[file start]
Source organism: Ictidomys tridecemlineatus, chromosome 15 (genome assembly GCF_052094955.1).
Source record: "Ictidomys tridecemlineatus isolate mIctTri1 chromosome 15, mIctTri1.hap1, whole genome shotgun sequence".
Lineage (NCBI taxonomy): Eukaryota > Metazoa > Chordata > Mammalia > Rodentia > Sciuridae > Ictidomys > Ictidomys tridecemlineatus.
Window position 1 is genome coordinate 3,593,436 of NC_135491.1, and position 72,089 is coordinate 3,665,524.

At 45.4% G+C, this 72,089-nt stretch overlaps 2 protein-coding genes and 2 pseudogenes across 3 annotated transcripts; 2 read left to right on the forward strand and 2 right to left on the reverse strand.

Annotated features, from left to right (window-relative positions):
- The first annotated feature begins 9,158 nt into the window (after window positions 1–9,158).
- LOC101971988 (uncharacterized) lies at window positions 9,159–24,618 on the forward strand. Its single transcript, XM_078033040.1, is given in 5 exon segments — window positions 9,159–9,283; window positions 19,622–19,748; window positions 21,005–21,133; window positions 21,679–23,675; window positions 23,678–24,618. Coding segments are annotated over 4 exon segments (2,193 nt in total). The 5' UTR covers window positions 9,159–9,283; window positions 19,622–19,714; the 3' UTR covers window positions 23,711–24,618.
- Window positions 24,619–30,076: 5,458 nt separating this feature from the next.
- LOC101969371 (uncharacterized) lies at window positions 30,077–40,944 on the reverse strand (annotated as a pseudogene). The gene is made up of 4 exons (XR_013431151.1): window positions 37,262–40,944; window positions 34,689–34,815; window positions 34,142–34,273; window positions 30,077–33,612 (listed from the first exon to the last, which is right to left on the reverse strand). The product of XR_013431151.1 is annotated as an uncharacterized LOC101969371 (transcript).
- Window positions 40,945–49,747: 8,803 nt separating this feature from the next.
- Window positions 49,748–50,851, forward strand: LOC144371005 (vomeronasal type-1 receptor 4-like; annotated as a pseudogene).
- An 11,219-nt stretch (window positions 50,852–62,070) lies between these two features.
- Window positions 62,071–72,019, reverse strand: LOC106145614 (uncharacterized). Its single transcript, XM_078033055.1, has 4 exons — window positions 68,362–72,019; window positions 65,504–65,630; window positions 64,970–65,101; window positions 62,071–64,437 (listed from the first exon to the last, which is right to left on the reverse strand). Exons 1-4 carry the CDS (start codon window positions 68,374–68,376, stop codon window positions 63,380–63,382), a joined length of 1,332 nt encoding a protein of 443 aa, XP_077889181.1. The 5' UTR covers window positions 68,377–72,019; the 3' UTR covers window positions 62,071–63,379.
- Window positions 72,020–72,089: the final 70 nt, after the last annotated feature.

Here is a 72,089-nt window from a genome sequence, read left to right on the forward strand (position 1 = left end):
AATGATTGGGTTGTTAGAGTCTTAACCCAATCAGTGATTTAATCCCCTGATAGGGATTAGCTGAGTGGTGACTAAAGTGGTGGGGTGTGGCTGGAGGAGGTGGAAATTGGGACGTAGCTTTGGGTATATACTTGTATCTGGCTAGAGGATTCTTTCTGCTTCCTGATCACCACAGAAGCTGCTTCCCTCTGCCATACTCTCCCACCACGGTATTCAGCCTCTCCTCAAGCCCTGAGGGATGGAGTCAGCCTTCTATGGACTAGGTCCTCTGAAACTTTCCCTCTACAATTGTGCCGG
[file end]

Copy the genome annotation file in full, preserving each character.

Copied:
Source organism: Ictidomys tridecemlineatus, chromosome 15 (genome assembly GCF_052094955.1).
Source record: "Ictidomys tridecemlineatus isolate mIctTri1 chromosome 15, mIctTri1.hap1, whole genome shotgun sequence".
Lineage (NCBI taxonomy): Eukaryota > Metazoa > Chordata > Mammalia > Rodentia > Sciuridae > Ictidomys > Ictidomys tridecemlineatus.
Window position 1 is genome coordinate 3,593,436 of NC_135491.1, and position 72,089 is coordinate 3,665,524.

At 45.4% G+C, this 72,089-nt stretch overlaps 2 protein-coding genes and 2 pseudogenes across 3 annotated transcripts; 2 read left to right on the forward strand and 2 right to left on the reverse strand.

Annotated features, from left to right (window-relative positions):
- The first annotated feature begins 9,158 nt into the window (after window positions 1–9,158).
- LOC101971988 (uncharacterized) lies at window positions 9,159–24,618 on the forward strand. Its single transcript, XM_078033040.1, is given in 5 exon segments — window positions 9,159–9,283; window positions 19,622–19,748; window positions 21,005–21,133; window positions 21,679–23,675; window positions 23,678–24,618. Coding segments are annotated over 4 exon segments (2,193 nt in total). The 5' UTR covers window positions 9,159–9,283; window positions 19,622–19,714; the 3' UTR covers window positions 23,711–24,618.
- Window positions 24,619–30,076: 5,458 nt separating this feature from the next.
- LOC101969371 (uncharacterized) lies at window positions 30,077–40,944 on the reverse strand (annotated as a pseudogene). The gene is made up of 4 exons (XR_013431151.1): window positions 37,262–40,944; window positions 34,689–34,815; window positions 34,142–34,273; window positions 30,077–33,612 (listed from the first exon to the last, which is right to left on the reverse strand). The product of XR_013431151.1 is annotated as an uncharacterized LOC101969371 (transcript).
- Window positions 40,945–49,747: 8,803 nt separating this feature from the next.
- Window positions 49,748–50,851, forward strand: LOC144371005 (vomeronasal type-1 receptor 4-like; annotated as a pseudogene).
- An 11,219-nt stretch (window positions 50,852–62,070) lies between these two features.
- Window positions 62,071–72,019, reverse strand: LOC106145614 (uncharacterized). Its single transcript, XM_078033055.1, has 4 exons — window positions 68,362–72,019; window positions 65,504–65,630; window positions 64,970–65,101; window positions 62,071–64,437 (listed from the first exon to the last, which is right to left on the reverse strand). Exons 1-4 carry the CDS (start codon window positions 68,374–68,376, stop codon window positions 63,380–63,382), a joined length of 1,332 nt encoding a protein of 443 aa, XP_077889181.1. The 5' UTR covers window positions 68,377–72,019; the 3' UTR covers window positions 62,071–63,379.
- Window positions 72,020–72,089: the final 70 nt, after the last annotated feature.

Here is a 72,089-nt window from a genome sequence, read left to right on the forward strand (position 1 = left end):
AATGATTGGGTTGTTAGAGTCTTAACCCAATCAGTGATTTAATCCCCTGATAGGGATTAGCTGAGTGGTGACTAAAGTGGTGGGGTGTGGCTGGAGGAGGTGGAAATTGGGACGTAGCTTTGGGTATATACTTGTATCTGGCTAGAGGATTCTTTCTGCTTCCTGATCACCACAGAAGCTGCTTCCCTCTGCCATACTCTCCCACCACGGTATTCAGCCTCTCCTCAAGCCCTGAGGGATGGAGTCAGCCTTCTATGGACTAGGTCCTCTGAAACTTTCCCTCTACAATTGTGCCGG